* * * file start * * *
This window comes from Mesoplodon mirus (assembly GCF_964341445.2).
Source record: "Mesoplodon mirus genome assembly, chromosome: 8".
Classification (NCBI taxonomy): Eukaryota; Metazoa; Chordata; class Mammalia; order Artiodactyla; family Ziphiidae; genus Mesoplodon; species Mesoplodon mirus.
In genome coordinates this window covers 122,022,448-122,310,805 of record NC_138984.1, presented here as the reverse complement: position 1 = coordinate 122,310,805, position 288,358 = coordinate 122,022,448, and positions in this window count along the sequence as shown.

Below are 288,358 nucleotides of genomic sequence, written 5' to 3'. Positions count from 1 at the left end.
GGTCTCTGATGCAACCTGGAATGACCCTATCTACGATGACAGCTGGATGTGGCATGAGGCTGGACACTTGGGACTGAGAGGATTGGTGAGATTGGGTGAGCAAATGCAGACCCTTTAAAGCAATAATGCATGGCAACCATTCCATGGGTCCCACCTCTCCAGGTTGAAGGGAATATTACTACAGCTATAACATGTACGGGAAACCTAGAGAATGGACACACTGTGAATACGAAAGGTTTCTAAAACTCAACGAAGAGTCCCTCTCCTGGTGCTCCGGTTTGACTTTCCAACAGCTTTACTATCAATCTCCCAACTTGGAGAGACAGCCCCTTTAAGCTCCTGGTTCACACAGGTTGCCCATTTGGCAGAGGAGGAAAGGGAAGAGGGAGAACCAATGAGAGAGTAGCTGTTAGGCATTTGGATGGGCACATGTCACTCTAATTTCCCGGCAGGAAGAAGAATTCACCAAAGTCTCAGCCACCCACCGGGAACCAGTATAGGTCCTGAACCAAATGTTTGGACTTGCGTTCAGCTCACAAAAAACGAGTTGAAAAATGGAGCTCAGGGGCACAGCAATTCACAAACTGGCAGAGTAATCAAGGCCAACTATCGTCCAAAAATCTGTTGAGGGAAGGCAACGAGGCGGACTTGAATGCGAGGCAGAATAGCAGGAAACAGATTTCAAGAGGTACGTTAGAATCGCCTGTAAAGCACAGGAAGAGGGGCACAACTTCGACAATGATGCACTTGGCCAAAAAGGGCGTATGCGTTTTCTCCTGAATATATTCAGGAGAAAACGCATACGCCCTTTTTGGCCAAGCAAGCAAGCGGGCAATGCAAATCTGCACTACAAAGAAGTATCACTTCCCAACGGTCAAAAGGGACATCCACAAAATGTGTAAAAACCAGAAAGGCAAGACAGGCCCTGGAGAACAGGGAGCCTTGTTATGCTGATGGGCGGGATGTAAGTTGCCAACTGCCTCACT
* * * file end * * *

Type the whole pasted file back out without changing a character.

This window comes from Mesoplodon mirus (assembly GCF_964341445.2).
Source record: "Mesoplodon mirus genome assembly, chromosome: 8".
Classification (NCBI taxonomy): Eukaryota; Metazoa; Chordata; class Mammalia; order Artiodactyla; family Ziphiidae; genus Mesoplodon; species Mesoplodon mirus.
In genome coordinates this window covers 122,022,448-122,310,805 of record NC_138984.1, presented here as the reverse complement: position 1 = coordinate 122,310,805, position 288,358 = coordinate 122,022,448, and positions in this window count along the sequence as shown.

Below are 288,358 nucleotides of genomic sequence, written 5' to 3'. Positions count from 1 at the left end.
GGTCTCTGATGCAACCTGGAATGACCCTATCTACGATGACAGCTGGATGTGGCATGAGGCTGGACACTTGGGACTGAGAGGATTGGTGAGATTGGGTGAGCAAATGCAGACCCTTTAAAGCAATAATGCATGGCAACCATTCCATGGGTCCCACCTCTCCAGGTTGAAGGGAATATTACTACAGCTATAACATGTACGGGAAACCTAGAGAATGGACACACTGTGAATACGAAAGGTTTCTAAAACTCAACGAAGAGTCCCTCTCCTGGTGCTCCGGTTTGACTTTCCAACAGCTTTACTATCAATCTCCCAACTTGGAGAGACAGCCCCTTTAAGCTCCTGGTTCACACAGGTTGCCCATTTGGCAGAGGAGGAAAGGGAAGAGGGAGAACCAATGAGAGAGTAGCTGTTAGGCATTTGGATGGGCACATGTCACTCTAATTTCCCGGCAGGAAGAAGAATTCACCAAAGTCTCAGCCACCCACCGGGAACCAGTATAGGTCCTGAACCAAATGTTTGGACTTGCGTTCAGCTCACAAAAAACGAGTTGAAAAATGGAGCTCAGGGGCACAGCAATTCACAAACTGGCAGAGTAATCAAGGCCAACTATCGTCCAAAAATCTGTTGAGGGAAGGCAACGAGGCGGACTTGAATGCGAGGCAGAATAGCAGGAAACAGATTTCAAGAGGTACGTTAGAATCGCCTGTAAAGCACAGGAAGAGGGGCACAACTTCGACAATGATGCACTTGGCCAAAAAGGGCGTATGCGTTTTCTCCTGAATATATTCAGGAGAAAACGCATACGCCCTTTTTGGCCAAGCAAGCAAGCGGGCAATGCAAATCTGCACTACAAAGAAGTATCACTTCCCAACGGTCAAAAGGGACATCCACAAAATGTGTAAAAACCAGAAAGGCAAGACAGGCCCTGGAGAACAGGGAGCCTTGTTATGCTGATGGGCGGGATGTAAGTTGCCAACTGCCTCACT